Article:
Havana (Prensa Latina) Cuban experts are giving the final touches a plant with Japanese technology to destroy substances that exhaust the ozone layer (OLES), the fragile gas stratus that prevents the Sun’s ultraviolet radiation from damaging life on Earth.
Master of Science Natacha Figueredo, from the Cuban Technical Office on Ozone (OTOZ), explained that the new plant would work as part of the facilities of a cement factory in the island, and it is part of a demonstrative project for collecting, recovering, storing, transporting and regenerating the aforementioned substances. The initiative was the result of strategy conceived between OTOZ and the Multilateral Fund for the Implementation of Montreal Protocol, through the United Nations Development Program (PNUD), which seeks to grant an environmentally safe destination to the destroyed OLES and avoid their emission to the atmosphere, contributing to Cuba’s commitment.
Figueredo added that the OLES that were stored after replacing more than two and a half million refrigerators and almost 300,000 home air conditioners, during the so-called energy revolution in the country, are currently destroyed at the cement factory in Siguaney, in the province of Sancti Spiritus, 350 kilometers east from Havana.
A second stage of the elimination schedule, includes hydrochlorofluorocarbons (HCFC), she said.
Cuba has destroyed 258.4 kilograms of OLES so far, a figure that will increase when the new plant’s operations are stable.
The project has as pending activity to validate non-emission of persisting organic compounds (dioxins and furanes) during the process, an action that requires transference of samples to European laboratories that are accredited for this kind of analysis.
CUBA TOTALLY ELIMINATES CONSUMPTION OF CHLOROFLUOROCARBONS
Cuba is the first country in the world that eliminated totally the consumption of chlorofluorocarbons (CFC) in refrigeration. The Caribbean nation has achieved a significant contribution to the struggle against the current climate change, caused by human activity, by means of reducing its emissions of gases that affect the ozone layer and are at the same time, greenhouse-effect gases.
According to data of the OTOZ, the actions carried out under the auspices of that office allow Cuba to stop sending four million tons of CO2 annually to the atmosphere.
Four decades ago, a group of scientists warned the world that the gases known as CFC that are sent to the stratosphere by the refrigeration industry and aerosols were able to destroy the ozone molecules when interacting with them.
It is a gas, the molecules of which contain three atoms, making it an unstable form of the oxygen that is in the earth’s atmosphere. The area where it is present in the greatest concentration in the stratosphere is between 12 and 50 kilometers high, called ozone layer.
That warning meant that the protecting layer could be exhausted progressively and its function of protecting life on Earth could stop, absorbing the damaging ultraviolet radiations from the Sun that in high dosages bring about significant danger to human health, animals and vegetables.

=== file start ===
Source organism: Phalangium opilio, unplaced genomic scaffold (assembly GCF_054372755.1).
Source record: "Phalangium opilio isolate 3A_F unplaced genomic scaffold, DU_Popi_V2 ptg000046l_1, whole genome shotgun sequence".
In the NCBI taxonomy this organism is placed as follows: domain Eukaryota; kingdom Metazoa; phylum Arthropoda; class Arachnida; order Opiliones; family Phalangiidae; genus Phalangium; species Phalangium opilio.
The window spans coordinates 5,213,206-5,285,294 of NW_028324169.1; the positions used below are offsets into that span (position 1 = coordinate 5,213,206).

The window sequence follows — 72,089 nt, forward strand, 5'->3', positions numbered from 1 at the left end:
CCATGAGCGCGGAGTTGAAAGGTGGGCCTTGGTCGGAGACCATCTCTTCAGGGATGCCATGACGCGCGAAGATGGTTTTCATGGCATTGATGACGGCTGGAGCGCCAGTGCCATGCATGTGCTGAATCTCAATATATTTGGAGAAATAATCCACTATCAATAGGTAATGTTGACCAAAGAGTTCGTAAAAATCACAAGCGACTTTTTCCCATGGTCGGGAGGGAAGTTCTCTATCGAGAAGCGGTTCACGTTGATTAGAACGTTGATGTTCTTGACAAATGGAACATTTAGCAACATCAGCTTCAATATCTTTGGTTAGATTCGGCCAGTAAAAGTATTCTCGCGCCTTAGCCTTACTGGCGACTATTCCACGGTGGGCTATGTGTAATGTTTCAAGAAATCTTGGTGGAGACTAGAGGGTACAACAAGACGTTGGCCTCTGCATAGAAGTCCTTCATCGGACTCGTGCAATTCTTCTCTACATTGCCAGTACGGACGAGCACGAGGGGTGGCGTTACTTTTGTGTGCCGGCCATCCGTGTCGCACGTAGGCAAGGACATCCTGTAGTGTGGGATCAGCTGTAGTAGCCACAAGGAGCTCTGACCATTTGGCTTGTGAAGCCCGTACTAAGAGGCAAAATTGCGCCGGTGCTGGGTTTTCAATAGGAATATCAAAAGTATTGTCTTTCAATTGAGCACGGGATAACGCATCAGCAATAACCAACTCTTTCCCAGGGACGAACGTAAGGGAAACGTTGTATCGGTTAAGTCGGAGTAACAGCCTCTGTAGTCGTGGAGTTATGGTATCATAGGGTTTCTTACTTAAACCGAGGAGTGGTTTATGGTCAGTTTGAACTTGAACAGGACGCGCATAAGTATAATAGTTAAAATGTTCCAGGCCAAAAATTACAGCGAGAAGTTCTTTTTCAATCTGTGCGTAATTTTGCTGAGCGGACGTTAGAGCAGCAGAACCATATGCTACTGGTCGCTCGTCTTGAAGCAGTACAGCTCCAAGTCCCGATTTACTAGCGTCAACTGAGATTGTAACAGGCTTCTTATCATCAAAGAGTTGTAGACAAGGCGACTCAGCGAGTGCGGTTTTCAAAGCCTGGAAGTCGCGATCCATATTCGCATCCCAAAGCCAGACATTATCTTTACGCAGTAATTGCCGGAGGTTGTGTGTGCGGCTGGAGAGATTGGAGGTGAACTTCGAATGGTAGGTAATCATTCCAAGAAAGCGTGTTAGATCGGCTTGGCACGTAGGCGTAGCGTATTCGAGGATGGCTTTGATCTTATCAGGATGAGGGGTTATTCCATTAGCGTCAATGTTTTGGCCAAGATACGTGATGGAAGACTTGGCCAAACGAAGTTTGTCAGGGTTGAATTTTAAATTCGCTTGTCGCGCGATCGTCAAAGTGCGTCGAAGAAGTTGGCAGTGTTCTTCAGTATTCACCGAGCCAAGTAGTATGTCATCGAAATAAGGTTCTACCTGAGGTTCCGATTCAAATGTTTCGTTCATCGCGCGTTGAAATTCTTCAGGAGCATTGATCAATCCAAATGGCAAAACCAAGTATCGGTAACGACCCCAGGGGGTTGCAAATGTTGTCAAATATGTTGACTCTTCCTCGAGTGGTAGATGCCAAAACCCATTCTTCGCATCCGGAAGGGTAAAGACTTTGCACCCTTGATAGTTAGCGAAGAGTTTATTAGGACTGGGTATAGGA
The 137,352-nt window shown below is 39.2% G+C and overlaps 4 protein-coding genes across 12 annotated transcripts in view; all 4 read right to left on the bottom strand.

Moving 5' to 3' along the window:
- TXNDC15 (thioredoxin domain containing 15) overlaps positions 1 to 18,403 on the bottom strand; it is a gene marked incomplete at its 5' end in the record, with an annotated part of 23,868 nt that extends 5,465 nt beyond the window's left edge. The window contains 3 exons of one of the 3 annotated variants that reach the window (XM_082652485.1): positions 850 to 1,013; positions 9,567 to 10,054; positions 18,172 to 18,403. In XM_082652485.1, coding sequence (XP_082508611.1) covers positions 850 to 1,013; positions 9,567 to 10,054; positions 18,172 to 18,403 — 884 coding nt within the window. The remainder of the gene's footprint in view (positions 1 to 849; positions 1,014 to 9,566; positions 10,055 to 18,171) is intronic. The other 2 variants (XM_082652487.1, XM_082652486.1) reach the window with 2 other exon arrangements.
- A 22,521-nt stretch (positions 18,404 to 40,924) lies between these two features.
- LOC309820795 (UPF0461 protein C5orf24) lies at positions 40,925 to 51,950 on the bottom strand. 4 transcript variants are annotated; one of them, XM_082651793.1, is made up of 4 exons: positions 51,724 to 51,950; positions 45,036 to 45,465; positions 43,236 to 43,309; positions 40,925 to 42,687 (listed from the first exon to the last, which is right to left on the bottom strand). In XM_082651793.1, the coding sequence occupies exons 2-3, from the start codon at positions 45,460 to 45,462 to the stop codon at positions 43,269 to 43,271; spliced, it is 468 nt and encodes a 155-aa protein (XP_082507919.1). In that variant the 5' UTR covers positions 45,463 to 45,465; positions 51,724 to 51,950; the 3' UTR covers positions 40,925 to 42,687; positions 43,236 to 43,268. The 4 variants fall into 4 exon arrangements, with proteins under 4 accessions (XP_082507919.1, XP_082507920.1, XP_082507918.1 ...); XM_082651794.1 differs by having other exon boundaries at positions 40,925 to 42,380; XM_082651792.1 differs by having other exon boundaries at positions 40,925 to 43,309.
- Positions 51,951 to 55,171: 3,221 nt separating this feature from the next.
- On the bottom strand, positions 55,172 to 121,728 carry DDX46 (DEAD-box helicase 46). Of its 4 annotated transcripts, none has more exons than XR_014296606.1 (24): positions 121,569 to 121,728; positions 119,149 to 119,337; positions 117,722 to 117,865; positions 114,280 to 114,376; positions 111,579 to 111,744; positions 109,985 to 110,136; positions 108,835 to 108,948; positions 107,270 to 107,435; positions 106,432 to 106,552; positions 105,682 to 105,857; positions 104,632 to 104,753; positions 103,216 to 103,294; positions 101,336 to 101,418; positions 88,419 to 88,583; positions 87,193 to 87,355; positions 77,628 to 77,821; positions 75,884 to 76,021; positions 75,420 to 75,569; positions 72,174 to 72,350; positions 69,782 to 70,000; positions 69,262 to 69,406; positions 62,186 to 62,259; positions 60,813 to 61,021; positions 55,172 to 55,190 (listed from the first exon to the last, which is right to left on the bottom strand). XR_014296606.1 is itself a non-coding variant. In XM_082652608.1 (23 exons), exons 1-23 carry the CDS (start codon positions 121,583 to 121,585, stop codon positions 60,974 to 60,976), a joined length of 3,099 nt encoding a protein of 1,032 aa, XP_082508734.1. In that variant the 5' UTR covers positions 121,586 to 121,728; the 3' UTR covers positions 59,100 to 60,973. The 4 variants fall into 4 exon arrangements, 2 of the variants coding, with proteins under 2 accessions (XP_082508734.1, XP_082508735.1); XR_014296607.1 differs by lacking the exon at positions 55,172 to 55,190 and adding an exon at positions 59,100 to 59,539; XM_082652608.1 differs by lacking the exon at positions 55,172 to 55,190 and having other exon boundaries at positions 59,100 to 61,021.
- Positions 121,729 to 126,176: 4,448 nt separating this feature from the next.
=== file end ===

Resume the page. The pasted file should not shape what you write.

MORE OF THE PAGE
With this, the cases of people with skin cancer, cataracts, deformation of the crystalline lens and damages to the immune system would increase, as well as severe damage to agriculture, because plants would grow less and there would be less agricultural yield among other adverse phenomena.
In fact, in 1985, British scientists verified at an observation base located in the South Pole that the ozone rates were really low compared to normal rates in the southern winter, a discovery that marked then, the use of the term Antarctic Ozone Hole.
Since then, the issue has gained great importance among the environmental problems in our planet.
PROTECTION OF THE OZONE LAYER IN CUBA
Although in tropical areas the thickness of the mentioned layer remains within the usual values, it has the attention of the State in Cuba, which ratified the Vienna Convention and the Montreal Protocol of, as well as all the amendments included, international mechanisms created for its protection.
The Vienna Convention was created in 1985, under the auspices of the United Nations Environment Programme. This agreement approved to adopt a group of measures to protect human health and the environment against the possible adverse effects of human activity on that natural shield.
The Montreal Protocol for the gradual elimination of OLES, especially the CFC and halons, was created in that Canadian city on September 16, 1987, a date established in 1995 by the UN General Assembly as the International Day for the Preservation of the Ozone Layer.
Cuba eliminated its imports of chlorofluorocarbons, methyl bromide, carbon tetrachloride and halons, substances that exhaust the ozone layer of the Earth’s atmosphere.
Elaboration of the Program Country in 1993 to eradicate OLES and creation of the Technical Office on Ozone were important steps for gradual elimination of those substances.
Cuba suspended the use of methyl bromide as pesticide in tobacco crops, and the aerosol sector was replaced with state-of-the-art CFC-free technology, eliminating 30 tons of CFC in the manufacture of pharmaceutical aerosols.
This Caribbean island also created a legislative system for the protection of the ozone layer.
Cuba has established a system of environmental incentives for the industrial entities in the country, as well as environmental education programs for children and youths and other activities to educate the population and spread knowledge about this field.
More than 10,000 specialists, technicians and skilled workers from sectors as refrigeration, air conditioning, customs, agriculture, vegetable health, public health, pharmaceutics, social services, statistics and others have been trained for their respective activities in relation to this issue.
*Journalist of the Editorial Department on Science and Technology at the News Agency Prensa Latina.